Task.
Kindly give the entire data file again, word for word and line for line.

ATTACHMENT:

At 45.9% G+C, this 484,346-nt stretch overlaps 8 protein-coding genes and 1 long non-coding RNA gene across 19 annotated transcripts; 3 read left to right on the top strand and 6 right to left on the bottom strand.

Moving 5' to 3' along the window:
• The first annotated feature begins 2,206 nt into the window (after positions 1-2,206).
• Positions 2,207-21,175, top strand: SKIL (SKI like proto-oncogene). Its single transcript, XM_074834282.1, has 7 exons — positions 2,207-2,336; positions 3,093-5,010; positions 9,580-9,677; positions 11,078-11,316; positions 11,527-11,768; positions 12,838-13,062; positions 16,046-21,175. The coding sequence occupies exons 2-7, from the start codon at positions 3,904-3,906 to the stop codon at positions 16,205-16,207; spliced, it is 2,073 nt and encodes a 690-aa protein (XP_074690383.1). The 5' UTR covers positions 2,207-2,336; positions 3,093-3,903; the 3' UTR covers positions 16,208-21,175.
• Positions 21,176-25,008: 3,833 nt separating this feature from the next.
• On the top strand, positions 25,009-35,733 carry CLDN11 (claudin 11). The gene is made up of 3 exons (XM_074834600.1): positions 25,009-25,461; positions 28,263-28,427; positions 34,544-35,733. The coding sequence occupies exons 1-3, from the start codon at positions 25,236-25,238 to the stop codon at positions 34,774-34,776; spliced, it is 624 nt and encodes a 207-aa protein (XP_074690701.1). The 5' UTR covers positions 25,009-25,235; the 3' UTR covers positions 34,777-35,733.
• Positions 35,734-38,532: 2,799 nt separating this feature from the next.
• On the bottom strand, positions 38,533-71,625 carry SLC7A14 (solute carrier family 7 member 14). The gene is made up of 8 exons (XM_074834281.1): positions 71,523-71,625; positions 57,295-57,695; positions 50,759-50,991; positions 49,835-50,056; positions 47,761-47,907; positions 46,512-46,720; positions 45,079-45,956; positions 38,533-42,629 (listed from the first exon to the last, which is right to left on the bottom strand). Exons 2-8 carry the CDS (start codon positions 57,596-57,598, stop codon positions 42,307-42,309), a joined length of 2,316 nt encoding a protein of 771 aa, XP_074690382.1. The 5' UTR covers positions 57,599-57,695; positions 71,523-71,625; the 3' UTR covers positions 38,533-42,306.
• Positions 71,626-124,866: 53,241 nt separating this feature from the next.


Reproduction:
At 45.9% G+C, this 484,346-nt stretch overlaps 8 protein-coding genes and 1 long non-coding RNA gene across 19 annotated transcripts; 3 read left to right on the top strand and 6 right to left on the bottom strand.

Moving 5' to 3' along the window:
• The first annotated feature begins 2,206 nt into the window (after positions 1-2,206).
• Positions 2,207-21,175, top strand: SKIL (SKI like proto-oncogene). Its single transcript, XM_074834282.1, has 7 exons — positions 2,207-2,336; positions 3,093-5,010; positions 9,580-9,677; positions 11,078-11,316; positions 11,527-11,768; positions 12,838-13,062; positions 16,046-21,175. The coding sequence occupies exons 2-7, from the start codon at positions 3,904-3,906 to the stop codon at positions 16,205-16,207; spliced, it is 2,073 nt and encodes a 690-aa protein (XP_074690383.1). The 5' UTR covers positions 2,207-2,336; positions 3,093-3,903; the 3' UTR covers positions 16,208-21,175.
• Positions 21,176-25,008: 3,833 nt separating this feature from the next.
• On the top strand, positions 25,009-35,733 carry CLDN11 (claudin 11). The gene is made up of 3 exons (XM_074834600.1): positions 25,009-25,461; positions 28,263-28,427; positions 34,544-35,733. The coding sequence occupies exons 1-3, from the start codon at positions 25,236-25,238 to the stop codon at positions 34,774-34,776; spliced, it is 624 nt and encodes a 207-aa protein (XP_074690701.1). The 5' UTR covers positions 25,009-25,235; the 3' UTR covers positions 34,777-35,733.
• Positions 35,734-38,532: 2,799 nt separating this feature from the next.
• On the bottom strand, positions 38,533-71,625 carry SLC7A14 (solute carrier family 7 member 14). The gene is made up of 8 exons (XM_074834281.1): positions 71,523-71,625; positions 57,295-57,695; positions 50,759-50,991; positions 49,835-50,056; positions 47,761-47,907; positions 46,512-46,720; positions 45,079-45,956; positions 38,533-42,629 (listed from the first exon to the last, which is right to left on the bottom strand). Exons 2-8 carry the CDS (start codon positions 57,596-57,598, stop codon positions 42,307-42,309), a joined length of 2,316 nt encoding a protein of 771 aa, XP_074690382.1. The 5' UTR covers positions 57,599-57,695; positions 71,523-71,625; the 3' UTR covers positions 38,533-42,306.
• Positions 71,626-124,866: 53,241 nt separating this feature from the next.